Grade 2


The objective of teaching Mathematics is to develop the skills of problem-solving and logical reasoning within learners. At Grade 2, we attempt to level up the basic numerical concepts taught in grade 1 through comparatively harder lessons and activities that are equally interesting and do-able by the learners.



  • The learner understands comparatively complex arithmetic concepts compared to Grade 1.
  • The learner expands their knowledge of shapes and patterns and  identify various 3-D figures.


  • The learner demonstrates a number of concepts based on lessons taught (such as organizing, classifying and grouping of objects).
  • The learner describes patterns more discriminately.


  • The learner develops the basic skill for interpretation of simple data.
  • The learner finds similarities and differences between patterns with more precision as compared to before.


  • The learner recognizes and differentiate between 2-D and 3-D shapes.
  • The learner develops the skill of using the learned numerical concepts in day-to-day life.


  • The learner replicates shapes and patterns with details.
  •  The learner indulges in exploring every concept taught.


  • The learner feels motivated to learn further.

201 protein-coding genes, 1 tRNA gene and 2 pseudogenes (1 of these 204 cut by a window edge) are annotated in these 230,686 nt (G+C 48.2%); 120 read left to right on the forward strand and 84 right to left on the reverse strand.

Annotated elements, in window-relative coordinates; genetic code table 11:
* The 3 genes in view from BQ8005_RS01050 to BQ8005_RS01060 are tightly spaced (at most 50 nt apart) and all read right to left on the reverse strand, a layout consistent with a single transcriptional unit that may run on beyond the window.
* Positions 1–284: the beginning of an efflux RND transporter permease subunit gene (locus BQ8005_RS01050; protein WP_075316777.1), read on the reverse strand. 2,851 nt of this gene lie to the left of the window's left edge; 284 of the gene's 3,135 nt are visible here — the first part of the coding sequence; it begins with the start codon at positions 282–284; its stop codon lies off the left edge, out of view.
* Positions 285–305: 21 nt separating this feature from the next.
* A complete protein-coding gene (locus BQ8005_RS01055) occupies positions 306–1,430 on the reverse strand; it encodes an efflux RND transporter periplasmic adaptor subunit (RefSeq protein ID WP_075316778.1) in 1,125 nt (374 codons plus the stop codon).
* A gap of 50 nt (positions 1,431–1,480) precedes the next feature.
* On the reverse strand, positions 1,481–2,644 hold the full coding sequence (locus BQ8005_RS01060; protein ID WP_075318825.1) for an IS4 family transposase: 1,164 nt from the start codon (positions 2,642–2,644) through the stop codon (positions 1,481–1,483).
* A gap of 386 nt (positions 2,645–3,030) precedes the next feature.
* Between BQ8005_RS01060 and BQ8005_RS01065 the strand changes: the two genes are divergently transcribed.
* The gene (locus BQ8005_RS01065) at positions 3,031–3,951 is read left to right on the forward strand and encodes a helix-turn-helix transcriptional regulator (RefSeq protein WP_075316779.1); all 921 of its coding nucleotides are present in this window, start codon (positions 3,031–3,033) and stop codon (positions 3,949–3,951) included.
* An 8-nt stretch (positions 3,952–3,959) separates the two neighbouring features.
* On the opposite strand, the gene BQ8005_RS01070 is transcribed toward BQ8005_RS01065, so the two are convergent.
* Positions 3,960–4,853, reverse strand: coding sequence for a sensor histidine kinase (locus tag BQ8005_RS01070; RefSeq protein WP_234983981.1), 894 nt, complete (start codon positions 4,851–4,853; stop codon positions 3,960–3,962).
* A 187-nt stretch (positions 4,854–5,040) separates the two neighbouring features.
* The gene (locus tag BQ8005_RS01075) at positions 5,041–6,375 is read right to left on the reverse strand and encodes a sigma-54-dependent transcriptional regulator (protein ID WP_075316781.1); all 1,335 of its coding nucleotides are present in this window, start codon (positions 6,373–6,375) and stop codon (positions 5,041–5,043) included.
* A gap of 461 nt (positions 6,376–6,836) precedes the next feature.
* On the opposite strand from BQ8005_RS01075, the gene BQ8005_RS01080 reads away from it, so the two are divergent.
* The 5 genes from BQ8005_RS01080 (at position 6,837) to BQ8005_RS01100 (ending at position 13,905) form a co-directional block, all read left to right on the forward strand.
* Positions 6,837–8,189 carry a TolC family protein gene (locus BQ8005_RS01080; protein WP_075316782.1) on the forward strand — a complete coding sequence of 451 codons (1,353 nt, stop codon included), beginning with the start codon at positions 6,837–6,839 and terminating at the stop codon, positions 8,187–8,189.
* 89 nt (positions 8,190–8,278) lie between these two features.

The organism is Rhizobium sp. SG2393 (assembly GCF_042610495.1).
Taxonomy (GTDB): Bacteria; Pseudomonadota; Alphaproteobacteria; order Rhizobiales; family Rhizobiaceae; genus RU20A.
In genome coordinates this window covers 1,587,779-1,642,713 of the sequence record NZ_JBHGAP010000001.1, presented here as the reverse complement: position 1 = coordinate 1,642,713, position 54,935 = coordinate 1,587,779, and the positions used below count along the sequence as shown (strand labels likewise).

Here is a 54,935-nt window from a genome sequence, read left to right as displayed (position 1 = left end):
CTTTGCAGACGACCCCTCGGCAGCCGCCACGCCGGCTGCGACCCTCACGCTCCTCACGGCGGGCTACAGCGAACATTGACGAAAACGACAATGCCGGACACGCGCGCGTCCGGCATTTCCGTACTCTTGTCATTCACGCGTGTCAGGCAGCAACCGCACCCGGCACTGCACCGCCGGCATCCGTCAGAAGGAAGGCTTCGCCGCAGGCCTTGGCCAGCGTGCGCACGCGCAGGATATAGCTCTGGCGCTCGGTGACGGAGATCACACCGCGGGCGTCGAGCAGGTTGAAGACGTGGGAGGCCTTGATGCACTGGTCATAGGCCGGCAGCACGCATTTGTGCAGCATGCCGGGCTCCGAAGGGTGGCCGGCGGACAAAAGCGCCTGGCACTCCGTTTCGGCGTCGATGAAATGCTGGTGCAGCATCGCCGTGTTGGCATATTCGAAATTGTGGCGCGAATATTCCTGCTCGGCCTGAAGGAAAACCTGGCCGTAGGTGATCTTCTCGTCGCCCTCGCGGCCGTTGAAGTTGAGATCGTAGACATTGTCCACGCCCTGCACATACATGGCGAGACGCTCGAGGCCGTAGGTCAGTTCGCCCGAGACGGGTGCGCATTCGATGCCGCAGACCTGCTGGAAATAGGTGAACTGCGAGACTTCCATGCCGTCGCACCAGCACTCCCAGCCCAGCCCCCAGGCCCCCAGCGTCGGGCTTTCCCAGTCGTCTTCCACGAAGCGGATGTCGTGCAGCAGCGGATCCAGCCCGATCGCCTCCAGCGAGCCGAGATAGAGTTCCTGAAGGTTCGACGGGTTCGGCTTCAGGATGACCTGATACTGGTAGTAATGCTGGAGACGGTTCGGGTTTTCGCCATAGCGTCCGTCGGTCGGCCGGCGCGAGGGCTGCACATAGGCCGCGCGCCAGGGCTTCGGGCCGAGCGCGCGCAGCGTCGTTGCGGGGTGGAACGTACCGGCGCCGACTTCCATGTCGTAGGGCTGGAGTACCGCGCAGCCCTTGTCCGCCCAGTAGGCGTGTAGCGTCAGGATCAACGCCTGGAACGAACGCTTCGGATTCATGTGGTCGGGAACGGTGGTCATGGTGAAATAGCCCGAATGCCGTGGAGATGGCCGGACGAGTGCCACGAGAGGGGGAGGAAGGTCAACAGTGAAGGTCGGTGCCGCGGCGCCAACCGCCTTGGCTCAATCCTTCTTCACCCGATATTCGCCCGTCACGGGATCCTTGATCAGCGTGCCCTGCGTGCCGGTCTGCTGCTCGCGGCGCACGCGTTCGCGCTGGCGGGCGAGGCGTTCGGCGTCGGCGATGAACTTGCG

• The learner begins to  develop the practice of working in a team to find a solution.


Concept - The learner is able to:

  • represent and count numbers up to 100;
  • compose and decompose two-digit numbers.

Confidence - The learner is able to:

  • organize objects into categories based on two attributes simultaneously (eg- to sort objects to their size and color);
  • grasp various attributes of a particular basic pattern.

Clarity - The learner is able to:

  • collect and organize primary data;
  • read simple bar graphs and pictographs based on primary information.

Application - The learner is able to:

  • discriminate physical attributes of the two ( eg- a square has two sides but a cube has 6 sides);
  • describe relationships between quantities through addition or subtraction of whole numbers (e.g.- if A has 5 apples and B has 7 apples then it can be said that B has two apples more than A).

Innovation - The learner is able to:

  • reconstructs simple figures with respect to their attributes such as size, color, location;
  • think of further higher levels of addition and subtraction such as might attempt to perform addition and subtraction on two-digit numbers.

Compassion - The learner is able to:

  • appreciate one’s efforts;
  • be considerate of others.
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